It also encouraged “regulatory bodies … to promote full participation of women in the ownership, control and management in the ICT and media sectors (par. 4b). Furthermore, the Commission recommended the constitution of partnerships, to develop “self-regulatory gender-sensitive guidelines for media coverage and representation, for public and community media to work in support of gender equality” with a specific reference to need to provide financial resources and other support measures to this end (per. 4e), including resources to support research to “review existing media and ICT policies” (par. 4f).
It should be noted that, in spite of such an explicit recognition of the relevance of regulatory arrangements to promote and sustain gender equality in the media and ICTs, the recommendations made in the above mentioned documents have been widely disregarded and policy-related aspects of media gender unequal relations have been amongst the least considered, not to say ignored, by policy actors, and by media and ICT industries, at different levels.
Evidence from research
It should also be acknowledged that, while there have been decades of research looking at the broader gender and media agenda, media and gender-related policies and regulatory mechanisms have not been widely investigated: few focused analyses have been conducted, which have not yet translated into a consistent strand of reflection.
Few researchers have engaged with supranational fora – such as the Unesco and the WSIS, the Internet Governance Forum and others – exposing the low level of awareness and attention for gender inequalities in media and digital contexts, and related international debates, and providing insights on how such gaps could be addressed (Gallagher, 2008, 2011; Jensen, 2008, 2010; Droussu and Jensen 2005; McLaghlin and Pickard 2005).
Sparse interventions have discussed policy-related aspects of media gender inequalities with a regional focus – from North America (Beale, 2002; Shade, 2014) to Europe (Sarikakis and Nguyen, 2009; Ostling and Nenadich, 2017) and Latin America (Chaher, 2014) – and only recently attempts have been made to collect perspectives on gendered media policies from across the world regions (Padovani 2015; Padovani and Pavan 2017). Most research lamented very limited commitment towards the Beijing PfA policy recommendations.
Moreover, looking at regional-level policy interventions, particularly in the European Union, it has been highlighted that policy-making related to the media and audio-visual industries has been characterized over time by a lack of attention to gender equality issues and a seeming lack of commitment in pursuing gender-sensitive outcomes (EIGE 2013; Ross and Padovani 2017); while where regulatory mechanisms have been put in place in a consistent manner, as in the Southern Africa region, this has been the result of sustained advocacy commitment (GenderLinks 2017).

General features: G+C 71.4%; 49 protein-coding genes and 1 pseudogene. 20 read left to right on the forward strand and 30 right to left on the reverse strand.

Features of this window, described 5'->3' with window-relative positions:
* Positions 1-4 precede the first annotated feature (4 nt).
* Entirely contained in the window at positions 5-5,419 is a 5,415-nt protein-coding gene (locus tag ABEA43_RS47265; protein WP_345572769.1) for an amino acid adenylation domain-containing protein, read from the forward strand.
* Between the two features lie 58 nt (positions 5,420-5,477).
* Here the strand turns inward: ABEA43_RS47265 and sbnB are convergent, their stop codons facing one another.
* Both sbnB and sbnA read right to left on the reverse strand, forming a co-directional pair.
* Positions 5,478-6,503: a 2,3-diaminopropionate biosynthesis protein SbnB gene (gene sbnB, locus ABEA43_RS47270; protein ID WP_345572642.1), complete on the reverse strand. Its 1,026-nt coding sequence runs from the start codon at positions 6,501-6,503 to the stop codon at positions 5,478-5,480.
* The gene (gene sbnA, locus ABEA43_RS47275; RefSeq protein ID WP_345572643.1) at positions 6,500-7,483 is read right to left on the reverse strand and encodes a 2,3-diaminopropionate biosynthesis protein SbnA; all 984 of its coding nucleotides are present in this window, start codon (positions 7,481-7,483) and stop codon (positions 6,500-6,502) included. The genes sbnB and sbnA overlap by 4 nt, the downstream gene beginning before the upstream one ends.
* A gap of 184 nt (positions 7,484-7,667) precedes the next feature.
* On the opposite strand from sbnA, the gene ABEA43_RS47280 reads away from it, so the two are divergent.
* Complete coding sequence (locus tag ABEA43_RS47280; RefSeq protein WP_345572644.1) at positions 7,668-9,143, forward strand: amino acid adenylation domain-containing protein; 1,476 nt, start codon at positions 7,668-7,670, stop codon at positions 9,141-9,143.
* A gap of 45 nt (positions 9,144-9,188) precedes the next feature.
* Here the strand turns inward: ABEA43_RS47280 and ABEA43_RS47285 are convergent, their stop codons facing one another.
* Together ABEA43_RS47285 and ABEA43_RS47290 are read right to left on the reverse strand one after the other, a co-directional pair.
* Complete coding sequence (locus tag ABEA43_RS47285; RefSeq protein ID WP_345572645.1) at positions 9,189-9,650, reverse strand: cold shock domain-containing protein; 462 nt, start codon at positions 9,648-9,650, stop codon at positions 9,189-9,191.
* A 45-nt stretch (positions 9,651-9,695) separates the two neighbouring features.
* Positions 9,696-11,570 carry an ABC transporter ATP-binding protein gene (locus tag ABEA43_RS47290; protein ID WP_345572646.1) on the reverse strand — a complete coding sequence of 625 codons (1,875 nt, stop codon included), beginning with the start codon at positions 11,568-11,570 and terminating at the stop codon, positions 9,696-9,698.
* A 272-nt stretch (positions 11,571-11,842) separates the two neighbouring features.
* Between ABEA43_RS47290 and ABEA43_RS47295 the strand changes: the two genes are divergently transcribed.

The general situation is highly problematic as far as the actual inclusion of gender inequality concerns in national media policies. No comprehensive international research has been conducted to provide evidence on the existence and/or implementation of gender and media relevant policies at the national level. What emerges from the Preliminary findings of a recent UNESCO Global Survey on Gender and Media (2016) is that only 35% of world governments have mainstreamed media and gender issues by integrating media and gender in national cultural policies and programs; in 37% of cases gender strategies do not include references to media; and a similar percentage characterize media regulation for regulatory bodies that relate to gender equality in content, staffing or ownership.
Contributions to Ross and Padovani (2017) shed a similar light on the European context, also characterized by minor efforts to elaborate gender-aware national media policies. Small sign of growing awareness emerge from Latin America, particularly Argentina (Chaher 2014; Justo 2017) and Mexico (Vega Montiel, 2014); both cases, again, where the role of civil society organization and professional female associations have been crucial to have gender concerns included in media policy framing, arranging for monitoring and redress mechanisms. And yet sustainability of such mechanisms over time is identified as a major issue.